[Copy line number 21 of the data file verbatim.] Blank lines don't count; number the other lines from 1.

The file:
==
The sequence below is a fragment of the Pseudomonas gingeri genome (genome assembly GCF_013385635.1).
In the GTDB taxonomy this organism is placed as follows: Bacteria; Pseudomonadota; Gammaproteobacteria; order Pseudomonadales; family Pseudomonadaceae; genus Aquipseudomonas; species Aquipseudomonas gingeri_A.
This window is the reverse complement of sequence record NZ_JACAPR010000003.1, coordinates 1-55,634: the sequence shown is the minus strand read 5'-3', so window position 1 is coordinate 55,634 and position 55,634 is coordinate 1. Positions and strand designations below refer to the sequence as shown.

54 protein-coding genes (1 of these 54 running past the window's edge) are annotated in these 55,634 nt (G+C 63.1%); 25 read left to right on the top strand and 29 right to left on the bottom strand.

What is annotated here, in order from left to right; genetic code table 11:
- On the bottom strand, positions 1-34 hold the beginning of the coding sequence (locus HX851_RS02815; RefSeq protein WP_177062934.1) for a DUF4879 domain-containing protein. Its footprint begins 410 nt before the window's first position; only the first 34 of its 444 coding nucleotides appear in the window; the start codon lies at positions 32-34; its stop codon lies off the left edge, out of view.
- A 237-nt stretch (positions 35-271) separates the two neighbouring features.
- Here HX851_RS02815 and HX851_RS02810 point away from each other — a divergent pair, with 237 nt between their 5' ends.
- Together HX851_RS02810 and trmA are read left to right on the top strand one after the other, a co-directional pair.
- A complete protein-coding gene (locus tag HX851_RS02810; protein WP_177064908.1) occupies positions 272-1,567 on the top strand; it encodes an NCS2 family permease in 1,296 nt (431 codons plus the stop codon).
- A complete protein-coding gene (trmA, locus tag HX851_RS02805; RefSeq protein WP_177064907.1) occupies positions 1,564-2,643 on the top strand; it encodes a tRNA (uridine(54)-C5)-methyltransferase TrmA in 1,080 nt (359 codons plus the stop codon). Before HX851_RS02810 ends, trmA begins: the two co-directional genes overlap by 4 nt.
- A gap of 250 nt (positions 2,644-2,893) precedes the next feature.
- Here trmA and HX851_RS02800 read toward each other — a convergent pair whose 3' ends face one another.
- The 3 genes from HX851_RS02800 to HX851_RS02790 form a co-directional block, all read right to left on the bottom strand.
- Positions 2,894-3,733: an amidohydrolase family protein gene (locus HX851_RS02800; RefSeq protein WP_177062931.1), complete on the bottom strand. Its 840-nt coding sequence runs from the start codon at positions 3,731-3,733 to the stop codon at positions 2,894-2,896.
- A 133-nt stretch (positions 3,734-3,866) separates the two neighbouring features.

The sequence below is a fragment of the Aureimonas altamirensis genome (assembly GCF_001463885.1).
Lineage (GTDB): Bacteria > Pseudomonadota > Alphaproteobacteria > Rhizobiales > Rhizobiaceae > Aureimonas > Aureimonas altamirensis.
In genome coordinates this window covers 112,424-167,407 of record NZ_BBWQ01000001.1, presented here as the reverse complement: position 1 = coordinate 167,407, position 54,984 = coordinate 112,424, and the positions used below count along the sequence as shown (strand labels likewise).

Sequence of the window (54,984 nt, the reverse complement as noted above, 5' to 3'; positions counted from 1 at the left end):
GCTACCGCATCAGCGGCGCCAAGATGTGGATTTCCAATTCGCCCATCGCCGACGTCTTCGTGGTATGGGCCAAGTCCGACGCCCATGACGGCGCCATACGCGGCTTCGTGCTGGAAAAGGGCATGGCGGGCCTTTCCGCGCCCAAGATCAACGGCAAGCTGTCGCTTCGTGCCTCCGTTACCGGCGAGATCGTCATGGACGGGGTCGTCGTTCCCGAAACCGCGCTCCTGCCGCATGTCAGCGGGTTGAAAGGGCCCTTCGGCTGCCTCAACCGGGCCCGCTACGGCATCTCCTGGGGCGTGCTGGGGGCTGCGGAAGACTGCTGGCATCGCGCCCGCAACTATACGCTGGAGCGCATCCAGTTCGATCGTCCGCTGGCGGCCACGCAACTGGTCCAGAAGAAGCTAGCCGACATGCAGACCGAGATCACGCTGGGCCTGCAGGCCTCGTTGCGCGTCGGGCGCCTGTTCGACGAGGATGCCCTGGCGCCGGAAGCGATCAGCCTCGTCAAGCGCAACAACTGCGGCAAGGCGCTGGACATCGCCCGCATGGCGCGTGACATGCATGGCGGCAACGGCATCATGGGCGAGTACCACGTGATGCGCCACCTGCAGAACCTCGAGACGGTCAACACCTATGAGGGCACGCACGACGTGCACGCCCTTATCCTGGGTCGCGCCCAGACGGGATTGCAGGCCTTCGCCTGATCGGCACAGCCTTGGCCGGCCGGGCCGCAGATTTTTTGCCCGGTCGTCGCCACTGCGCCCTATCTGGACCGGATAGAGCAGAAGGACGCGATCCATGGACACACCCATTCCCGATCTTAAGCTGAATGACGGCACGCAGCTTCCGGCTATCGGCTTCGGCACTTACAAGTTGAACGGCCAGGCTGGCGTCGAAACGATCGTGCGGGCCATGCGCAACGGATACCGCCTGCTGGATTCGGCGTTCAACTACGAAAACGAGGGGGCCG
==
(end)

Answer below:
GCTACCGCATCAGCGGCGCCAAGATGTGGATTTCCAATTCGCCCATCGCCGACGTCTTCGTGGTATGGGCCAAGTCCGACGCCCATGACGGCGCCATACGCGGCTTCGTGCTGGAAAAGGGCATGGCGGGCCTTTCCGCGCCCAAGATCAACGGCAAGCTGTCGCTTCGTGCCTCCGTTACCGGCGAGATCGTCATGGACGGGGTCGTCGTTCCCGAAACCGCGCTCCTGCCGCATGTCAGCGGGTTGAAAGGGCCCTTCGGCTGCCTCAACCGGGCCCGCTACGGCATCTCCTGGGGCGTGCTGGGGGCTGCGGAAGACTGCTGGCATCGCGCCCGCAACTATACGCTGGAGCGCATCCAGTTCGATCGTCCGCTGGCGGCCACGCAACTGGTCCAGAAGAAGCTAGCCGACATGCAGACCGAGATCACGCTGGGCCTGCAGGCCTCGTTGCGCGTCGGGCGCCTGTTCGACGAGGATGCCCTGGCGCCGGAAGCGATCAGCCTCGTCAAGCGCAACAACTGCGGCAAGGCGCTGGACATCGCCCGCATGGCGCGTGACATGCATGGCGGCAACGGCATCATGGGCGAGTACCACGTGATGCGCCACCTGCAGAACCTCGAGACGGTCAACACCTATGAGGGCACGCACGACGTGCACGCCCTTATCCTGGGTCGCGCCCAGACGGGATTGCAGGCCTTCGCCTGATCGGCACAGCCTTGGCCGGCCGGGCCGCAGATTTTTTGCCCGGTCGTCGCCACTGCGCCCTATCTGGACCGGATAGAGCAGAAGGACGCGATCCATGGACACACCCATTCCCGATCTTAAGCTGAATGACGGCACGCAGCTTCCGGCTATCGGCTTCGGCACTTACAAGTTGAACGGCCAGGCTGGCGTCGAAACGATCGTGCGGGCCATGCGCAACGGATACCGCCTGCTGGATTCGGCGTTCAACTACGAAAACGAGGGGGCCG